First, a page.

The piezopotential generated in non-centrosymmetric crystals under external mechanical stimuli can be exploited to modulate the contact characteristics at the metal-semiconductor interface. The extent of electric modulation by the piezopotential was found to be moderate. This is mainly because the piezopotential was designed to alter the band bend of the semiconductor layer, which changed the injection barrier by 0.1 eV. We propose an efficient method to utilize the piezopotential for modulating Schottky barrier, i.e. piezotronic graphene barristor. This was done by capacitively coupling the piezoelectric material with a Schottky barrier (SB)-tunable graphene electrode, using an ion gel electrolyte. Through capacitive coupling, the piezopotential could modulate the work function of a graphene electrode by 0.89 eV. This was visualized directly using Kelvin probe force microscopy experiments for the first time. A large change in the work function of graphene allowed effective tuning of the height of the SB formed at the graphene/semiconductor junction. Consequently, a piezoelectric nanogenerator (PENG) could change the current density of the semiconductor layer by more than three orders of magnitude with strain, and yield a high current density larger than 10.5 A cm-2. Multistage modulation of the height of the SB at the junction was also successfully demonstrated by integrating two PENGs with ion gel. This work presents an efficient method for harnessing the piezopotential generated from PENG to actively control the operation of flexible electronics through external mechanical stimuli.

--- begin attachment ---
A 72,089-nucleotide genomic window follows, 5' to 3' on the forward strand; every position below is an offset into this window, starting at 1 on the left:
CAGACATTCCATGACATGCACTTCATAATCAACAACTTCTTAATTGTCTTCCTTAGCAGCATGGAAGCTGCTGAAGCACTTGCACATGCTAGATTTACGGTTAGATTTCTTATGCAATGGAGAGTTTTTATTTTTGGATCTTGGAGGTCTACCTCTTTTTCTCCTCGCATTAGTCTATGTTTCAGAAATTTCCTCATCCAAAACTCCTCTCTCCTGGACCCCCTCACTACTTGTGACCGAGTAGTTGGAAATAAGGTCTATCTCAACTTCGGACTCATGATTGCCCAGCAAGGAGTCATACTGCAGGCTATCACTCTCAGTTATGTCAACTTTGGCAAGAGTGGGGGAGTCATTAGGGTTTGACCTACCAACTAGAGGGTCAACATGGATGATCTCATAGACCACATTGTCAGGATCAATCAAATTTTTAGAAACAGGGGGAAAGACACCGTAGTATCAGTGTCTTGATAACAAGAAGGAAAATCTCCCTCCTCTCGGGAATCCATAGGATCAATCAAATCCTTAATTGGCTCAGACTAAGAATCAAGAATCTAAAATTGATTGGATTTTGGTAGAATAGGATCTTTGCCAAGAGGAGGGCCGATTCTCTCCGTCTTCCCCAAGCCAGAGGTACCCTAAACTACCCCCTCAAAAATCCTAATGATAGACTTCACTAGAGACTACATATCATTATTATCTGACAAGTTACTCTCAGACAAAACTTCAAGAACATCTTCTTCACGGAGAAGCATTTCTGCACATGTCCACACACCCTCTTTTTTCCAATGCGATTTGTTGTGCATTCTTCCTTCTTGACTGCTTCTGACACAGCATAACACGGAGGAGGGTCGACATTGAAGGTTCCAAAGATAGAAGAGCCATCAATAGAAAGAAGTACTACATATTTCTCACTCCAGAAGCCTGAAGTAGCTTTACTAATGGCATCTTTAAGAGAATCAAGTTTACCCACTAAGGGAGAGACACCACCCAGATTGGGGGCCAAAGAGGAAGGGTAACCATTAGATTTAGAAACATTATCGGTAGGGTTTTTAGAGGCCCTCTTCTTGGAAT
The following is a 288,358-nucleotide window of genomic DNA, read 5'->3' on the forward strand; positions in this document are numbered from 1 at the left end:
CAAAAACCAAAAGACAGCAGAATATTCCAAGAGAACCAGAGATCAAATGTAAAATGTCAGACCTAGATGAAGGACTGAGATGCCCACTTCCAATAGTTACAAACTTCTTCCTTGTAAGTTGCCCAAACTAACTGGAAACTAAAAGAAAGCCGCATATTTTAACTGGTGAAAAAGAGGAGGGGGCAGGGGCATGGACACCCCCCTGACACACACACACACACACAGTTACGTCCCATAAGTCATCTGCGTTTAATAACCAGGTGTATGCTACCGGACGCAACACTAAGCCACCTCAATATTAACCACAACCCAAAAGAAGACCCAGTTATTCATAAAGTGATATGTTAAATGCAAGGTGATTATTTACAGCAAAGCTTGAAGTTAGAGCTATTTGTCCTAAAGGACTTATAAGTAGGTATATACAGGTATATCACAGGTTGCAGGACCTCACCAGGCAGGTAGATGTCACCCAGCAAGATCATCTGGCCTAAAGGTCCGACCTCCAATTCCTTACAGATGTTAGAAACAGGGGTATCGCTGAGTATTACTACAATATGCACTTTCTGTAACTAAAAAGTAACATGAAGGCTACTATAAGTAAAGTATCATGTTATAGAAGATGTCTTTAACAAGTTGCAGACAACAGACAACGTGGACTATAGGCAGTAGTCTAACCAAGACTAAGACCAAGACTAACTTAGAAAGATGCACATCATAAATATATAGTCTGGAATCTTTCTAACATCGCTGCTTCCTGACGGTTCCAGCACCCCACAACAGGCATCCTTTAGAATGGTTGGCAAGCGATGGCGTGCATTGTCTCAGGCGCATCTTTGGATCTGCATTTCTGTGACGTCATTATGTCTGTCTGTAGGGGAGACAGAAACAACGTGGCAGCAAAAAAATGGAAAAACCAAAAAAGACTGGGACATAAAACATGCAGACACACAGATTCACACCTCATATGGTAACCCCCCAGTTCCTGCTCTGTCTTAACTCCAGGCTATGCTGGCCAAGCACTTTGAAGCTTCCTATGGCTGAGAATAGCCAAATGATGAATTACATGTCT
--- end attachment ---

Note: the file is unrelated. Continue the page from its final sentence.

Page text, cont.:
All Science Journal Classification (ASJC) codes
- Renewable Energy, Sustainability and the Environment
- Materials Science(all)
- Electrical and Electronic Engineering